Youk Chhang is the Executive Director of the Documentation Center of Cambodia (DC-Cam), founder of Sleuk Rith Institute and a survivor of the Khmer Rouge’s “killing fields.”
He was born in 1961 and raised in Phnom Penh. At age 15, laboring under Khmer Rouge rule, he was arrested for picking up mushrooms in the rice fields to feed his pregnant sister. He was tortured publicly before more than a hundred villagers before being dispatched to an adult prison without trial. He recalls, “Months later, when I ran out of lies to tell to save my life, an older prisoner begged the prison chief to release me. The prison chief agreed, but I later learned that the older prisoner was killed in exchange for my freedom. I lived, and he died. I do not remember his name but have been searching for his surviving relatives to pay respect to them for what he did for me. I hope someday I will find them.”
Chhang later escaped the Khmer Rouge killing fields, moving the United States as a refugee, but his experience of Khmer Rouge terror and loss of loved ones led him to a lifelong commitment to promote memory and justice in Cambodia. He returned to Cambodia in the 1990s to manage human rights and democracy training programs for the U.S.-based International Republican Institute and assist the Electoral Component of the United Nations Transitional Authority in Cambodia (UNTAC).
Chhang became DC-Cam’s leader in 1995, when the Center was founded as a field office of Yale University’s Cambodian Genocide Program to conduct research, training and documentation related to the Khmer Rouge regime. He continued to run the Center after its 1997 inception as an independent Cambodian non-governmental organization. Among many contributions to truth and justice, he has testified before the Khmer Rouge tribunal as a living witness to genocide, developed a nationwide genocide education program with strong grassroots support, and established the Anlong Veng Peace Center to facilitate research and foster reconciliation. He currently leads DC-Cam’s development of the Sleuk Rith Institute, a permanent hub for genocide studies in Asia based in Phnom Penh, and works to advance DC-Cam’s vision of a Legacy of Justice, Legacy of Memory and Education, and Legacy of Healing.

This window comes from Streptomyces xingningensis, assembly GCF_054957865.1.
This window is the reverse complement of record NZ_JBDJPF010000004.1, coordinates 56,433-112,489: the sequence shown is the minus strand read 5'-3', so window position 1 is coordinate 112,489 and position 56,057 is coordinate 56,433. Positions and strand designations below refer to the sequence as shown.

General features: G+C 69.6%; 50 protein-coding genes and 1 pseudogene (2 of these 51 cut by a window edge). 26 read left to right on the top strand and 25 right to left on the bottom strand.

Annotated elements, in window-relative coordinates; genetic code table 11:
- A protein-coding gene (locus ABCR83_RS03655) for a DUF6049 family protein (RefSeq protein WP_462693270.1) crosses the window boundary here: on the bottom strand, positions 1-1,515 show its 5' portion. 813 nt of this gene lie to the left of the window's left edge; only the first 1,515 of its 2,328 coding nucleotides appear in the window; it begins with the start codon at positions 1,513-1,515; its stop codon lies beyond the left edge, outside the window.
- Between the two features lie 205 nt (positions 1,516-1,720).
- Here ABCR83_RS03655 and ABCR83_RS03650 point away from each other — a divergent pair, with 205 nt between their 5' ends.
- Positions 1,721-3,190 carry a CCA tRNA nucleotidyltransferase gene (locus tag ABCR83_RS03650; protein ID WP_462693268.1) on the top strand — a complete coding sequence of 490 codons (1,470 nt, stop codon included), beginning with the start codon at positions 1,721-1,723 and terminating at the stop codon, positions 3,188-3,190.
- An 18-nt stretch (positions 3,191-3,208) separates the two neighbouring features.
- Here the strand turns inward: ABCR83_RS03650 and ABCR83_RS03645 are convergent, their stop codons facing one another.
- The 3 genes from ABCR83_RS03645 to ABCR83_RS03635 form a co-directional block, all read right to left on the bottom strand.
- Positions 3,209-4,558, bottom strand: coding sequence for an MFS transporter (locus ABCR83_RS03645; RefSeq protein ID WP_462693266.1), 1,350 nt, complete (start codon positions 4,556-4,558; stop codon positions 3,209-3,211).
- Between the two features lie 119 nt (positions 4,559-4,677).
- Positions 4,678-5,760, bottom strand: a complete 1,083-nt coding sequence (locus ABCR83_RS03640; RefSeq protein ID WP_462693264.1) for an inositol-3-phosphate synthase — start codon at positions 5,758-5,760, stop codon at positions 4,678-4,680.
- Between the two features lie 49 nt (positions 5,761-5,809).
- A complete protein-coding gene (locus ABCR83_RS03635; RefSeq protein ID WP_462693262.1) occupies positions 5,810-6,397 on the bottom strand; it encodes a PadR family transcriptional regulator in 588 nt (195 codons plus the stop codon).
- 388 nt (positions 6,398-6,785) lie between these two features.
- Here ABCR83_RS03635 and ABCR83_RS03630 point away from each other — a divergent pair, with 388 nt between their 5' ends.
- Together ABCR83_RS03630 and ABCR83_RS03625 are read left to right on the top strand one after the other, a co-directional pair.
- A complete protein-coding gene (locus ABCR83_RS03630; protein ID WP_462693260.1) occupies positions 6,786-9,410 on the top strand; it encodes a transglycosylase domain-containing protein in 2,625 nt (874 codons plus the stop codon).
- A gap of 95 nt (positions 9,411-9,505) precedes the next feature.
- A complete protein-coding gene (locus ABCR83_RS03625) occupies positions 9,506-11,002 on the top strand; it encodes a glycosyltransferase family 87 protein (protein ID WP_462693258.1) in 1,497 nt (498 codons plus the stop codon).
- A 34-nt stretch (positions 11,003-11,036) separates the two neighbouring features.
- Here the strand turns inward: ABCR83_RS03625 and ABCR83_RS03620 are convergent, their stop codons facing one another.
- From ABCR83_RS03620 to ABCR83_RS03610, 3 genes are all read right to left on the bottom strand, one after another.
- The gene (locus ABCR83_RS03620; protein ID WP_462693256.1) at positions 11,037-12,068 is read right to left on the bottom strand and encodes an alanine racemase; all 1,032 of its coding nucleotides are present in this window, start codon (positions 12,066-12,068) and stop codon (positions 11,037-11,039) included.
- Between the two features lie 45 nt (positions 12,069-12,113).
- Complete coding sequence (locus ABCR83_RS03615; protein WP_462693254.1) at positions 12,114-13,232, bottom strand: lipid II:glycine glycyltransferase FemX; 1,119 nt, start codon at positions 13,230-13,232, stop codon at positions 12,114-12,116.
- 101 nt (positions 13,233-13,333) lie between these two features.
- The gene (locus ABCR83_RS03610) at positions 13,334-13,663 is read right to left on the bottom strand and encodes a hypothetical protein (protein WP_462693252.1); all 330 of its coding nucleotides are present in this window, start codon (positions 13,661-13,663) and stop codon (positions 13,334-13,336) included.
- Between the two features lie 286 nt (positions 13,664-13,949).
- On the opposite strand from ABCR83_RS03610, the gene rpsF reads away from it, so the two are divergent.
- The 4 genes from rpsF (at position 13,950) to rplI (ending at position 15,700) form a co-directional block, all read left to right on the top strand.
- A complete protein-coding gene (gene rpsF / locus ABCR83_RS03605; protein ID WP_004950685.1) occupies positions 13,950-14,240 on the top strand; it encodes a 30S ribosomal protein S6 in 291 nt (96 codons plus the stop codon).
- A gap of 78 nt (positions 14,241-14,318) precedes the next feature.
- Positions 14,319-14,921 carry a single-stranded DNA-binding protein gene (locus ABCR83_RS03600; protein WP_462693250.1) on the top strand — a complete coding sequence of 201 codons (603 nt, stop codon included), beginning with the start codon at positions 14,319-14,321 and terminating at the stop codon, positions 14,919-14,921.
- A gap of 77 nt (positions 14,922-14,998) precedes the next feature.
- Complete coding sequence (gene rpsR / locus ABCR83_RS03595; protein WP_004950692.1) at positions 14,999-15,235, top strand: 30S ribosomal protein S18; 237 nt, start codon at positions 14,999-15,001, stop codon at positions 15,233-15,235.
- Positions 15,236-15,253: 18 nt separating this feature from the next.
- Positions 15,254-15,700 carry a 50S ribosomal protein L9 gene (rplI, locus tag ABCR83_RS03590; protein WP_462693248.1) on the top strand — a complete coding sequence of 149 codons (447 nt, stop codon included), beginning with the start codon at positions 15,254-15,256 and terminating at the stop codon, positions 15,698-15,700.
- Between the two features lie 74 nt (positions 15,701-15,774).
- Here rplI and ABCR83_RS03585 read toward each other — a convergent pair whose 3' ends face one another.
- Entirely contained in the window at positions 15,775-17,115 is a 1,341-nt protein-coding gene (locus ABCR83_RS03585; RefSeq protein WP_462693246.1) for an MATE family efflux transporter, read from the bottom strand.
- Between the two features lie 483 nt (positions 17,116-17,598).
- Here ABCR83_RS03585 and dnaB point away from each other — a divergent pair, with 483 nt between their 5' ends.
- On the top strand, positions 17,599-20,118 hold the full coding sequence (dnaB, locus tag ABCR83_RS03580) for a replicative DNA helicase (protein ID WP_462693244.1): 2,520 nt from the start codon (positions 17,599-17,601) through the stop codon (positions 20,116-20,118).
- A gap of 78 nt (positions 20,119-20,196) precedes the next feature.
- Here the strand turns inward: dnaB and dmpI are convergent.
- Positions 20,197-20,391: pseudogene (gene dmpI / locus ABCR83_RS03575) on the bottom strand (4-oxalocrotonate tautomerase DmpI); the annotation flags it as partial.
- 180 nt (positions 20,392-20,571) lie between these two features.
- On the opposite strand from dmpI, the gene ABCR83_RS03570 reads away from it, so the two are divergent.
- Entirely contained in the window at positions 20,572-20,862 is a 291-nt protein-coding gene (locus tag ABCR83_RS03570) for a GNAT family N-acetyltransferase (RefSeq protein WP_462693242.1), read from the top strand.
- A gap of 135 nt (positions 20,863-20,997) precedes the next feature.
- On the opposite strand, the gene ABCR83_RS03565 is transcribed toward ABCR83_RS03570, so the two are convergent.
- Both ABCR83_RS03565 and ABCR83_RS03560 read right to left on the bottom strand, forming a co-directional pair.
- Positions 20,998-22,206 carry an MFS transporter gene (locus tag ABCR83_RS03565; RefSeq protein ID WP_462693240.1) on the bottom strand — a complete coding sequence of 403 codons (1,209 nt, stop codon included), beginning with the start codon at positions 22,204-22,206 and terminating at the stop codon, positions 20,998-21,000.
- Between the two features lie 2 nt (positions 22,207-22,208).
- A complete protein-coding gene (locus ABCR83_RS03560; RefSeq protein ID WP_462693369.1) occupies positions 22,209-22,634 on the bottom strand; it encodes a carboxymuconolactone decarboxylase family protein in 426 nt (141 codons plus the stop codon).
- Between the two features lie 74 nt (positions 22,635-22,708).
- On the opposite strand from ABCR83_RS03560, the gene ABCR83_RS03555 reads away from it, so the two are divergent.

Chhang has authored several articles and book chapters on justice and reconciliation and co-edited the book Cambodia’s Hidden Scars: Trauma Psychology in the Wake of the Khmer Rouge (2011). He is the executive producer of A River Changes Course (2012), a documentary lm about Cambodia’s changing social, economic, and environmental landscape that won the Sundance World Cinema Grand Jury Prize for documentaries in 2013 and other awards. He also produced the lm Don’t Think I’ve Forgotten: Cambodia’s Lost Rock and Roll (2014), which illuminates the culture that preceded and survived the country’s genocide.
He is a Senior Research Fellow at the Center for the Study of Genocide, Con ict Resolution, and Human Rights at Rutgers University-Newark. He was a member of the eminent persons group who founded the Institute for International Criminal Investigations in The Hague in 2003. In 2000, he received the Truman-Reagan Freedom Award from the Victims of Communism Memorial Foundation in Washington, DC. He was named one of TIME magazine’s “60 Asian heroes” in 2006 and one of the “Time 100” most influential people in the world in 2007 for his stand against impunity in Cambodia and elsewhere. He and DC-Cam are the honored recipients of the 2017 Judith Lee Stronach Human Rights Award from the Center for Justice and Accountability.